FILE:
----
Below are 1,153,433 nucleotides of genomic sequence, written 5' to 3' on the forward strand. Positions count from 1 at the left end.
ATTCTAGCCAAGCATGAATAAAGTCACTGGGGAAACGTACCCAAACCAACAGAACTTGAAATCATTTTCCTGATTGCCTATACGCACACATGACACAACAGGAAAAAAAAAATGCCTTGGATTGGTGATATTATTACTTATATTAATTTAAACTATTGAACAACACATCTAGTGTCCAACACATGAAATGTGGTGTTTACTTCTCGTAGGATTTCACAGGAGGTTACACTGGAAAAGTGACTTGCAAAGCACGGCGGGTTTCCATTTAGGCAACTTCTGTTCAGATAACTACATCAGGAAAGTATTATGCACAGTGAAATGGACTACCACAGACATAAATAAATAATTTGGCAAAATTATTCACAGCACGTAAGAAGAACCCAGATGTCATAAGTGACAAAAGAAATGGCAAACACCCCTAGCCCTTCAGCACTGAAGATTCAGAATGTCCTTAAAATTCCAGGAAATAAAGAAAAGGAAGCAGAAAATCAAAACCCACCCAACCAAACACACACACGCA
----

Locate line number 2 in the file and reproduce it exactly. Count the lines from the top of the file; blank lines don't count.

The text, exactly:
ATTCTAGCCAAGCATGAATAAAGTCACTGGGGAAACGTACCCAAACCAACAGAACTTGAAATCATTTTCCTGATTGCCTATACGCACACATGACACAACAGGAAAAAAAAAATGCCTTGGATTGGTGATATTATTACTTATATTAATTTAAACTATTGAACAACACATCTAGTGTCCAACACATGAAATGTGGTGTTTACTTCTCGTAGGATTTCACAGGAGGTTACACTGGAAAAGTGACTTGCAAAGCACGGCGGGTTTCCATTTAGGCAACTTCTGTTCAGATAACTACATCAGGAAAGTATTATGCACAGTGAAATGGACTACCACAGACATAAATAAATAATTTGGCAAAATTATTCACAGCACGTAAGAAGAACCCAGATGTCATAAGTGACAAAAGAAATGGCAAACACCCCTAGCCCTTCAGCACTGAAGATTCAGAATGTCCTTAAAATTCCAGGAAATAAAGAAAAGGAAGCAGAAAATCAAAACCCACCCAACCAAACACACACACGCA